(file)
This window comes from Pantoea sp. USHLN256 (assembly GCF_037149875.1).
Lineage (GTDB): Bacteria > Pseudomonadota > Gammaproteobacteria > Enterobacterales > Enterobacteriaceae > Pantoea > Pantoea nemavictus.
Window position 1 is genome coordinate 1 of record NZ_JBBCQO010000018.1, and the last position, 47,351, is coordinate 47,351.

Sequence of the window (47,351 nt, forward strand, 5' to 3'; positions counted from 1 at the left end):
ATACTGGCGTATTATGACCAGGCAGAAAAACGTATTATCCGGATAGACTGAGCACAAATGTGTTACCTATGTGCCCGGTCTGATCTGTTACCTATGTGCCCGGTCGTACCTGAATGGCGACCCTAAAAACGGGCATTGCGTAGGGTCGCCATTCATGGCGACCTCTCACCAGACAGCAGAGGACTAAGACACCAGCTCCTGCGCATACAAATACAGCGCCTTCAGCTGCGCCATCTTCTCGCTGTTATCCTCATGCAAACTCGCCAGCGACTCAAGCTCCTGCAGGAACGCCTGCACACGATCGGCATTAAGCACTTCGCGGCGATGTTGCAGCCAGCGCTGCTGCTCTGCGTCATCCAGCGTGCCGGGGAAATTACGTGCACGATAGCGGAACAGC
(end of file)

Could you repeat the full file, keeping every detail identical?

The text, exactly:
This window comes from Pantoea sp. USHLN256 (assembly GCF_037149875.1).
Lineage (GTDB): Bacteria > Pseudomonadota > Gammaproteobacteria > Enterobacterales > Enterobacteriaceae > Pantoea > Pantoea nemavictus.
Window position 1 is genome coordinate 1 of record NZ_JBBCQO010000018.1, and the last position, 47,351, is coordinate 47,351.

Sequence of the window (47,351 nt, forward strand, 5' to 3'; positions counted from 1 at the left end):
ATACTGGCGTATTATGACCAGGCAGAAAAACGTATTATCCGGATAGACTGAGCACAAATGTGTTACCTATGTGCCCGGTCTGATCTGTTACCTATGTGCCCGGTCGTACCTGAATGGCGACCCTAAAAACGGGCATTGCGTAGGGTCGCCATTCATGGCGACCTCTCACCAGACAGCAGAGGACTAAGACACCAGCTCCTGCGCATACAAATACAGCGCCTTCAGCTGCGCCATCTTCTCGCTGTTATCCTCATGCAAACTCGCCAGCGACTCAAGCTCCTGCAGGAACGCCTGCACACGATCGGCATTAAGCACTTCGCGGCGATGTTGCAGCCAGCGCTGCTGCTCTGCGTCATCCAGCGTGCCGGGGAAATTACGTGCACGATAGCGGAACAGC